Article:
The resulting thin film diamond is optically and infrared transparent, thermally conductive, and, most importantly, corrosion and erosion resistant. Previously, the optical transparency and thermal conductivity of thick film diamonds grown in the described manner had been recognized. However, there had been no prior recognition of the superior corrosion and erosion resistance provided by a diamond film as described herein. In addition, there had been no prior suggestion that a thin film diamond coating would have such similar favorable optical and thermal characteristics or superior corrosion and erosion resistance. It is believed that the thin film diamond coating is provided with enhanced chemical and mechanical properties due to its purity and quality. In particular, the grain boundaries which tend to concentrate impurities and present an opportunity for free surface bonds to be available, and which are therefore generally more susceptible to chemical activity and mechanical breakdown than exposed bare crystalline surfaces, are minimized.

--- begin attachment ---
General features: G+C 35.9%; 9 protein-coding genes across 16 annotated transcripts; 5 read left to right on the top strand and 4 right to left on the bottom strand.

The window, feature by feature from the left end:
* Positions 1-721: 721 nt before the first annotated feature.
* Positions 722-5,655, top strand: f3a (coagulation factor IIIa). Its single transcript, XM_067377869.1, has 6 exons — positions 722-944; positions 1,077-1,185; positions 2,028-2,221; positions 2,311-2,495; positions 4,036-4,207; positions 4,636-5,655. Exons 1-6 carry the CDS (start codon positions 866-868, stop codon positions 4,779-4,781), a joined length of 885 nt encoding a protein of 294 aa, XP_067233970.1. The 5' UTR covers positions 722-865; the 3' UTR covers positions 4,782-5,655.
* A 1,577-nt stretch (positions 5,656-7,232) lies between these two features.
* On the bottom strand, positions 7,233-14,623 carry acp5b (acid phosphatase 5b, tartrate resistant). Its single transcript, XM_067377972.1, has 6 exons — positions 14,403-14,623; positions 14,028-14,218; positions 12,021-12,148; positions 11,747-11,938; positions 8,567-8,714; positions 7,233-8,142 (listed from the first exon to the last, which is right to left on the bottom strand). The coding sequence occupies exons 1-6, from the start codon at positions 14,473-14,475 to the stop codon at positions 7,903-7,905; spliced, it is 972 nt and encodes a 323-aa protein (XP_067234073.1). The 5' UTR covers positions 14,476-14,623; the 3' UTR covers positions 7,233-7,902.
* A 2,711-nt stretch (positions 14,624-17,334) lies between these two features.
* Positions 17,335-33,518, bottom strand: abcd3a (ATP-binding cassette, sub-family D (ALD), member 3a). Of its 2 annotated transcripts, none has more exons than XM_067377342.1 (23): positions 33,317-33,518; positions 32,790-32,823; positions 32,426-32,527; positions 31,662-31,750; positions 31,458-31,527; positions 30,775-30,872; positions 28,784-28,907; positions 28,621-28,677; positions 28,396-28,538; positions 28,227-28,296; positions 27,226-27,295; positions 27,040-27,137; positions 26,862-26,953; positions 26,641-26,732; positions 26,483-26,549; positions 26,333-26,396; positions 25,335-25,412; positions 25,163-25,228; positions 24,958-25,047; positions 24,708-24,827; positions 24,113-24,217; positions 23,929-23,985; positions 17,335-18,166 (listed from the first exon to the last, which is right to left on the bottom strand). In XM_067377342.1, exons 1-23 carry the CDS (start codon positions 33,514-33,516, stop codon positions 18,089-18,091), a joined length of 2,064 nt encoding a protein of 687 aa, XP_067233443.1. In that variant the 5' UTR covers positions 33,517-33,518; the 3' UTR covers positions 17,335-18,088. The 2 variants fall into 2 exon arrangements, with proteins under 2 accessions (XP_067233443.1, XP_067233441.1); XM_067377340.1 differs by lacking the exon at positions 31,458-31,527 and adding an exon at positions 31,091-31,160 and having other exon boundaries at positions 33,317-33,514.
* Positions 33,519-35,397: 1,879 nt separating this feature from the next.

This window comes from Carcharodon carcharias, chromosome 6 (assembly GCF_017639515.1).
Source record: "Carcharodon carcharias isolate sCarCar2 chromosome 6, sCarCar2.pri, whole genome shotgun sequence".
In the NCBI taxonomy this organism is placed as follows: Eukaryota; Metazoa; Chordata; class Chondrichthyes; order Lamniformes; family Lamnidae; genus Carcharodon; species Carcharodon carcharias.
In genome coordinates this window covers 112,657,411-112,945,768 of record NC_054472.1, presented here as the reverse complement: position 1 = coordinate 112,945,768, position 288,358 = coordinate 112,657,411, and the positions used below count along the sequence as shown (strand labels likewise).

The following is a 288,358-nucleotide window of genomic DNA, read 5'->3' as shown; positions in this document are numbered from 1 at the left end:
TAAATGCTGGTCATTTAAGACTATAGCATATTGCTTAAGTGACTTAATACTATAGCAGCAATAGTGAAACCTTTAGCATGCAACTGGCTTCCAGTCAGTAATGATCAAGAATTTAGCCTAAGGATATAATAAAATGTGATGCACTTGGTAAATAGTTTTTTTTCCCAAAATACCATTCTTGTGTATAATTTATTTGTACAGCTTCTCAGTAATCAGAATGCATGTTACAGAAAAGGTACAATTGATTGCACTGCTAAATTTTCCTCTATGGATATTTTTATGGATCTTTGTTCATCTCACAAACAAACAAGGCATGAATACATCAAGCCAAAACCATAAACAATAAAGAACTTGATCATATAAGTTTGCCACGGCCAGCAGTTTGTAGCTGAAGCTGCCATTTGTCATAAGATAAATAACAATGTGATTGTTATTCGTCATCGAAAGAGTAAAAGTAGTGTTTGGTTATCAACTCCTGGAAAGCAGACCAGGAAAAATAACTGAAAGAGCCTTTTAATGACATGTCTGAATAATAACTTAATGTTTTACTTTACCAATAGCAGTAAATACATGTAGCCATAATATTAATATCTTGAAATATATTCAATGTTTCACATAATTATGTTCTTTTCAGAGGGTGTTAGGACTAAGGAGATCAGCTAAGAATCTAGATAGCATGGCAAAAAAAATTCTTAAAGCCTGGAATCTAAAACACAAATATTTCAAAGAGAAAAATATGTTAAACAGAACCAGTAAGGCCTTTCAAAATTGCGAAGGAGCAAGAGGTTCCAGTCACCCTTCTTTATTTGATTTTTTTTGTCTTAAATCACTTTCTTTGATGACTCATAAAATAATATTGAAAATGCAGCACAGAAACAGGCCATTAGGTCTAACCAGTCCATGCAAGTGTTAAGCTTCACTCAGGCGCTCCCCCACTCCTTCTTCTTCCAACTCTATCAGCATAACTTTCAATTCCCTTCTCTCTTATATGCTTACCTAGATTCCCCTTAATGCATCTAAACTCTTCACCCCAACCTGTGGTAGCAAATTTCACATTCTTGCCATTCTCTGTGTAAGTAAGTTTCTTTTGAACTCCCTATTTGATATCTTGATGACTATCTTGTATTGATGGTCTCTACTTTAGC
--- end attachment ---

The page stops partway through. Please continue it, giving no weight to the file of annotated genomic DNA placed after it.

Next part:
Therefore, the thin film diamond coating is suitable for use in the corrosive environment of a semiconductor wafer processing chamber. Referring to FIG. 2, a semiconductor processing chamber 200 includes a main body 212 having inner surfaces 214 and defining a gas inlet port 216 and a gas exhaust port 218. Upper and lower quartz windows 220, 222, each transparent to infrared radiation, are held about the main body 212 by an upper clamp ring 224 and a lower clamp ring 226. An inner chamber 228 is formed between the inner surfaces 214 of the main body 212 and the upper and lower quartz windows 220, 222 and facilitates the flow of a process gas over the surface of a semiconductor wafer, which is supported and positioned as described below.
Process gas is injected into the inner chamber 228 through the gas inlet port 216, which is connected to a gas source (not shown). Residual process gas and various waste products are removed from the inner chamber 228 through the exhaust port 218. Upper heating sources 230 are mounted above upper window 220 and lower heating sources 232 are mounted below lower window 222 to provide infra-red radiant heat into the inner chamber 228 through the respective upper and lower windows 220, 222.